Lucy 50th Anniversary Symposium: The Impact of "Lucy" on Human Origins Science

Event Date (Pacific Time): 
Saturday, Apr 6, 2024 - 9:00am to 5:30pm
Event Speakers:

Event Hosted by:
Institute of Human Origins (IHO) at Arizona State University; Co-sponsored by CARTA

In-Person Location:
Arizona State University in Tempe, AZ at the Walton Center for Planetary Health Auditorium

Live Symposium Webcast:
Arizona State University Live

Talks were recorded by UCSD-TV and will be posted on this page in the coming weeks. Follow this page, as well as CARTA’s Facebook and Twitter accounts for updates. Visit the Institute of Human Origins (IHO) event page for additional event information.

Lucy is one of the most famous fossils of all time. The discovery of this species had a major impact on the science of human origins and evolution. Why? What was that impact?

The symposium speakers—each a prominent scientist in their field—will address this question and specifically discuss the discovery’s impact through time, starting with the first few years after the discovery, the lasting impact, and the state of the art in that research area today.

We're celebrating the 50th anniversary of the discovery of the fossil skeleton “Lucy” with the aim of reigniting a global interest in how we “became human” and promoting the importance of connecting our human past to the global future on the planet.

Event Sessions:
Speakers Session

Donald Johanson

Before Lucy: The state of knowledge on human origins
Since my entry to the field of paleoanthropology in 1970, a more focused and rigorous implementation of an expanded collaborative, multinational, transdisciplinary strategy of inquiry with the application of new theoretical and technical innovations has resulted in a richer picture of our origins and a deeper understanding of how we became human—not only in Africa, but Eurasia as well. The discovery of Lucy 50 years ago provides an appropriate benchmark by which to contrast what we know in... read more

Ian Tattersall

The discovery and initial interpretation of ‘Lucy’ as a tipping-point in paleoanthropology
In retrospect, it is possible to see the middle-1970s discovery and initial analysis of the fossil NME AL 288-1, affectionately known as “Lucy,” as a major symbol, and even the driver, of a significant reorientation in the science of paleoanthropology. That change of perspective affected both the conceptualization and the practice of the science of human evolution. Before Lucy was discovered, the interpretation of the human fossil record had been dominated by practitioners of traditional expert... read more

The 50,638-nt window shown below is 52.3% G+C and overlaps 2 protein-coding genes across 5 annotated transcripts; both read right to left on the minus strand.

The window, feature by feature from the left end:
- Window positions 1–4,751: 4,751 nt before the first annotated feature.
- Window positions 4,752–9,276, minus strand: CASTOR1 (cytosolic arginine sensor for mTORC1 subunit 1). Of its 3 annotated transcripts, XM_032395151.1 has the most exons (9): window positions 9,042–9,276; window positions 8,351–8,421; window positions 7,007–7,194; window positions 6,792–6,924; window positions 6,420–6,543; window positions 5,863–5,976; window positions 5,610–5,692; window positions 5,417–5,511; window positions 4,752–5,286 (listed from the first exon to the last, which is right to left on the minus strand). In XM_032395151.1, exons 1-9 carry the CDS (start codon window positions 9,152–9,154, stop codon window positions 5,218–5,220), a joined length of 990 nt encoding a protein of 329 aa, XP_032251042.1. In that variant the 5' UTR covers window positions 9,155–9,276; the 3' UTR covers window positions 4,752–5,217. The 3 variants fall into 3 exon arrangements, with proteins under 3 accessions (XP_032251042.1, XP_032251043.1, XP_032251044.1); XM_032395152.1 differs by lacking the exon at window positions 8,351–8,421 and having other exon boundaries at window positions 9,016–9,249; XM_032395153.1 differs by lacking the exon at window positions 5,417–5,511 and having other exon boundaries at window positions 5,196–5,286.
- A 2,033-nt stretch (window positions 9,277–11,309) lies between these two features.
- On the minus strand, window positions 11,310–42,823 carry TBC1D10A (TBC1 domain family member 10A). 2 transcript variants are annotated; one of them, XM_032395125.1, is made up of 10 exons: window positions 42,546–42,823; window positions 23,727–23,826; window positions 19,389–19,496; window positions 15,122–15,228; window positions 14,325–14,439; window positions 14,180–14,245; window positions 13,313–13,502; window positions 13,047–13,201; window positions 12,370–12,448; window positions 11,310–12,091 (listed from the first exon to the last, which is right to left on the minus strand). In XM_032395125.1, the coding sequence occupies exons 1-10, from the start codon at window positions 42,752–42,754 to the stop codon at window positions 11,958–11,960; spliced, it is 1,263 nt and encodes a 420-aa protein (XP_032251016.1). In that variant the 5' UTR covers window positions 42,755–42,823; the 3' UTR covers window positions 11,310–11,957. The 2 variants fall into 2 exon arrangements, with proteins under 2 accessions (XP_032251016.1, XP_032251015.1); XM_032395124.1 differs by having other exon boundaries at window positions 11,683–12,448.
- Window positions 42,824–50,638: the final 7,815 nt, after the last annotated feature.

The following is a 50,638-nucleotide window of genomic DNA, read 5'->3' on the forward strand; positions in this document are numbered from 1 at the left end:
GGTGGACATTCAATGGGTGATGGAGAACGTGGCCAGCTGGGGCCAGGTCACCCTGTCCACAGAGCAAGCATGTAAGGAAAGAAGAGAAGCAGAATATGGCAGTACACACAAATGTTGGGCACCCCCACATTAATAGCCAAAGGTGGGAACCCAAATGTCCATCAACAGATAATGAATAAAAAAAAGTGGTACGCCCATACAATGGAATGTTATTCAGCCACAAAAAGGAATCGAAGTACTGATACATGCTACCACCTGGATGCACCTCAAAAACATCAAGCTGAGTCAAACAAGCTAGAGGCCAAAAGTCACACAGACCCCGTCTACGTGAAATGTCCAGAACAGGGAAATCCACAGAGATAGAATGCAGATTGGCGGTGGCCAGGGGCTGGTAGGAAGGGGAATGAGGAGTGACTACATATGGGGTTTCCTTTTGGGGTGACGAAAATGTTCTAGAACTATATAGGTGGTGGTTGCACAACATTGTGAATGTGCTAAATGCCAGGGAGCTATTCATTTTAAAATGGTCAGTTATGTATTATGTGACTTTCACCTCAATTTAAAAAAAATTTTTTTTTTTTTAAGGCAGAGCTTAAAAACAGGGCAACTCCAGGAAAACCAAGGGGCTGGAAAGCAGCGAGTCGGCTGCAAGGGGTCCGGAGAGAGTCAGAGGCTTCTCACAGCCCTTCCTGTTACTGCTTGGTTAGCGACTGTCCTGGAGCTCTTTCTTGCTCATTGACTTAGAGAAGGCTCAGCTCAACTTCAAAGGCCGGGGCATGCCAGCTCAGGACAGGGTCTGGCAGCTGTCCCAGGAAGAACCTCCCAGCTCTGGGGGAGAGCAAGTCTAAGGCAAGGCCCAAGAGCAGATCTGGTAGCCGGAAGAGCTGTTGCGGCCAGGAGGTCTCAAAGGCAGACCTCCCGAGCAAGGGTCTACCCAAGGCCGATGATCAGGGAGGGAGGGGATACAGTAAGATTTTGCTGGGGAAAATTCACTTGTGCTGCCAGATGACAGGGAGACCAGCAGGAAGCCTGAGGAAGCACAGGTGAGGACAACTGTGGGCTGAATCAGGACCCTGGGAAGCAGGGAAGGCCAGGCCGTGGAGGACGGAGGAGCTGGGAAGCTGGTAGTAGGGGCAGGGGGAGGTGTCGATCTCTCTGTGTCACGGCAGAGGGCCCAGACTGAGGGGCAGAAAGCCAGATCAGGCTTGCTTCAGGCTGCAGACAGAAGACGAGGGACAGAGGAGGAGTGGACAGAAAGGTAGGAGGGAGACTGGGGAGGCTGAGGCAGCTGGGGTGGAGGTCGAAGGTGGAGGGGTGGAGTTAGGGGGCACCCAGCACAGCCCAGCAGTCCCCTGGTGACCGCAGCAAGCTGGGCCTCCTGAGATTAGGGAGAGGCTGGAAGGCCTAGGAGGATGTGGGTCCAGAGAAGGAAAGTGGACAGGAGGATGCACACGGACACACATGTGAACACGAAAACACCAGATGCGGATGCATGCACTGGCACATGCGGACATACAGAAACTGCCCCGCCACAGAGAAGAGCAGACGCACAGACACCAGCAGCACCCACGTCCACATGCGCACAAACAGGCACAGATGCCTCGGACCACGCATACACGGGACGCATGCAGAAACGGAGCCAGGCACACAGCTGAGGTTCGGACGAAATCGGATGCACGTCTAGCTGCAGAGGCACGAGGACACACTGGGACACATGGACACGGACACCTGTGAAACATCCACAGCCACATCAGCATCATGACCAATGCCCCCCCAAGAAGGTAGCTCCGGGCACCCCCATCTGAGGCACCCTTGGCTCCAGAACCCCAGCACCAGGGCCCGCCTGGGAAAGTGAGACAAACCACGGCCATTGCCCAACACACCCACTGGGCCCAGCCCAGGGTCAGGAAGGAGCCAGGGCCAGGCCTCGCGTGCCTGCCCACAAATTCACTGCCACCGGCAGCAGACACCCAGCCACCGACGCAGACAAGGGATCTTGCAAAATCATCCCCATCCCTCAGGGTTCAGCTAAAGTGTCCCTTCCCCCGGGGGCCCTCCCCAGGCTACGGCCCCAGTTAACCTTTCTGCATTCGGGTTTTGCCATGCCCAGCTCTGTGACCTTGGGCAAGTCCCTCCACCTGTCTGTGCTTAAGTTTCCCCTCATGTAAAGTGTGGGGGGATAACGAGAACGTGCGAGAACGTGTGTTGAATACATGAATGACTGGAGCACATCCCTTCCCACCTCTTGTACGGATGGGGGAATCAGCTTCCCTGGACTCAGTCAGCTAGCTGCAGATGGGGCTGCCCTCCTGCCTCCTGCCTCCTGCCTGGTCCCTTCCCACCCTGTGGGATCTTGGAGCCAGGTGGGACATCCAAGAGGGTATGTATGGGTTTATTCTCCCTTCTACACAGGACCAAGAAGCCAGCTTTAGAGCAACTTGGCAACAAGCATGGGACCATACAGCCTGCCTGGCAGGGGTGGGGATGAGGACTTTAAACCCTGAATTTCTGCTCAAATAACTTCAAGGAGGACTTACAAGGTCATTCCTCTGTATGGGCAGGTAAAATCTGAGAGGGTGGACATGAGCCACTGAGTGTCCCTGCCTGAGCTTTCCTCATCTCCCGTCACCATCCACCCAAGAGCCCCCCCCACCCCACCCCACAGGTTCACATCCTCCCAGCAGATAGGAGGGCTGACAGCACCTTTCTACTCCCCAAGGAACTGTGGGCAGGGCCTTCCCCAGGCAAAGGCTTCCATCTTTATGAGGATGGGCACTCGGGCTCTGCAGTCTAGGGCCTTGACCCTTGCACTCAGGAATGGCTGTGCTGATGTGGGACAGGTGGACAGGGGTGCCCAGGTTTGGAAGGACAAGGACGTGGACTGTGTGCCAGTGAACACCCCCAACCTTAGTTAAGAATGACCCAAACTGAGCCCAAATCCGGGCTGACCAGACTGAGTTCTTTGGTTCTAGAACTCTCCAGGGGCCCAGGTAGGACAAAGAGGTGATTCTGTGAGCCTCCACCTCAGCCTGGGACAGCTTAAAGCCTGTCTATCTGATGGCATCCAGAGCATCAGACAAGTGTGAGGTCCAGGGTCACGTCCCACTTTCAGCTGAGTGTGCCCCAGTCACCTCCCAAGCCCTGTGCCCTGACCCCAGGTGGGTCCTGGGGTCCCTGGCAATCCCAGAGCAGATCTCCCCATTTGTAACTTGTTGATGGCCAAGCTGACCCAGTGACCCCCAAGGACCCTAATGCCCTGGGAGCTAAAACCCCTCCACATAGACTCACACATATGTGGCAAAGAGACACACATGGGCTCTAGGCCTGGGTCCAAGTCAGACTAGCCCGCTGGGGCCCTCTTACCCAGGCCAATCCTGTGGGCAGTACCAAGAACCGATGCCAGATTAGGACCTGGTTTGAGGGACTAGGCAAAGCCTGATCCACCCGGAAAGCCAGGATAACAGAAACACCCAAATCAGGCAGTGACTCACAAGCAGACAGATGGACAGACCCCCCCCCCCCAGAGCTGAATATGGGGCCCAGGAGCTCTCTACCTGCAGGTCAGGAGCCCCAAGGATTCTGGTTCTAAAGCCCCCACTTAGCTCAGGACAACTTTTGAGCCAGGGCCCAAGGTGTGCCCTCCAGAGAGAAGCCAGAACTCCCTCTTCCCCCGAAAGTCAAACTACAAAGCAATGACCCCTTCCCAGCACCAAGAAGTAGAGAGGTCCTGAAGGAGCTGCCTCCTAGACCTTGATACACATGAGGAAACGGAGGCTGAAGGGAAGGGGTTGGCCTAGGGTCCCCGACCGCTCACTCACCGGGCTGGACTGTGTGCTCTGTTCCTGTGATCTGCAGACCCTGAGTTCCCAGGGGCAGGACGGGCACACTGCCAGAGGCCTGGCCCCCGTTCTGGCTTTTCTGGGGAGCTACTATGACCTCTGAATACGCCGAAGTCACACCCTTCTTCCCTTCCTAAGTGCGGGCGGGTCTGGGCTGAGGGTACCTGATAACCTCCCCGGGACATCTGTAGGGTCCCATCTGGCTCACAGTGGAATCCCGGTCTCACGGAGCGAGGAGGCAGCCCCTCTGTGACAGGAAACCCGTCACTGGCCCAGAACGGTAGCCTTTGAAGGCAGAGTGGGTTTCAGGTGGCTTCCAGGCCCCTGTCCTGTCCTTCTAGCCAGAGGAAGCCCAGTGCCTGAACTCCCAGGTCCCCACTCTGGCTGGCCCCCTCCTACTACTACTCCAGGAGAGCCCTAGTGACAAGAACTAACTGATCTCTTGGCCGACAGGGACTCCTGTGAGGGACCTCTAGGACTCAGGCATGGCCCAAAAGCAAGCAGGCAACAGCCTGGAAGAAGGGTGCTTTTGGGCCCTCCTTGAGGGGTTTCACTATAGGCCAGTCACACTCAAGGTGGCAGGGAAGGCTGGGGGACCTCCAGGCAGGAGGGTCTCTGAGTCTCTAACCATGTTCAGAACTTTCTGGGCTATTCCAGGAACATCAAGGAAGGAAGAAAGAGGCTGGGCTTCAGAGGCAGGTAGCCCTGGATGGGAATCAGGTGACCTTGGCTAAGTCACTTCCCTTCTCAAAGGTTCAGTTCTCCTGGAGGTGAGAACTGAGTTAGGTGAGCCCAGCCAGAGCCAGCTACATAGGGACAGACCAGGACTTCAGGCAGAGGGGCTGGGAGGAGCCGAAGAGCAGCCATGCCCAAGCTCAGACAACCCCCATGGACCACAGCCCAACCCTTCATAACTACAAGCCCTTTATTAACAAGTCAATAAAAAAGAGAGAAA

Zeray Alemseged

Lucy’s children and human origins
Owing to its morphological and temporal placement, the Lucy species, Australopithecus afarensis, plays a pivotal role in our understanding of the human evolutionary career. Though many more fossil remains were recovered subsequent to Lucy’s discovery, the impact of the latter cannot be overstated not least its role as a trove of scientific data as well as its iconic nature. Research on Lucy and its species and continued fieldwork have inspired many research projects across Africa especially the... read more

Bernard Wood

What was Lucy’s impact on our understanding of other australopith relatives?
This talk begins by considering what the fossil and molecular evidence for early hominin evolution looked like in 1974, when conventional wisdom suggested that what were then called hominids and pongids had a relatively ancient divergence. It also predated the acquisition of the most compelling evidence that chimpanzees and bonobos were more closely-related to modern humans than to gorillas. The talk considers separately the impact of Lucy and the impact of Lucy’s ilk (i.e., the impressive... read more

Kaye Reed

The Savanna “Hypothesis”: Tracing an enigmatic idea through time
The savanna hypothesis is a long-lived idea concerning the role of the environment in the origin of hominin species—those that walk on two legs like humans and their ancestors. Scientists in the 19th century referred, vaguely, to apes and humans or human ancestors evolving away from each other and the latter moving to inhabit savannas—or more broadly, out of the forest and into the open. There were even suggestions that humankind emerged on savannas with no connection to forested apes.... read more

Carol Ward

What was Lucy’s impact on our understanding of bipedality, diet, and encephalization?
It is an exciting time in paleoanthropology. The pace of discovery of fossils seems to be increasing every year, leading to an expanding cast of characters on our branch of the primate family tree. New analytic approaches leading to insights into what these fossils tell us about our deep past, and what we know about the biology and behavior of our fossil relatives, is transforming our understanding of how we evolved. Yet despite these innovations, we still depend on Lucy. Her discovery 50 years... read more

Tracy Kivell

Lucy and evolution of hand dexterity and tool use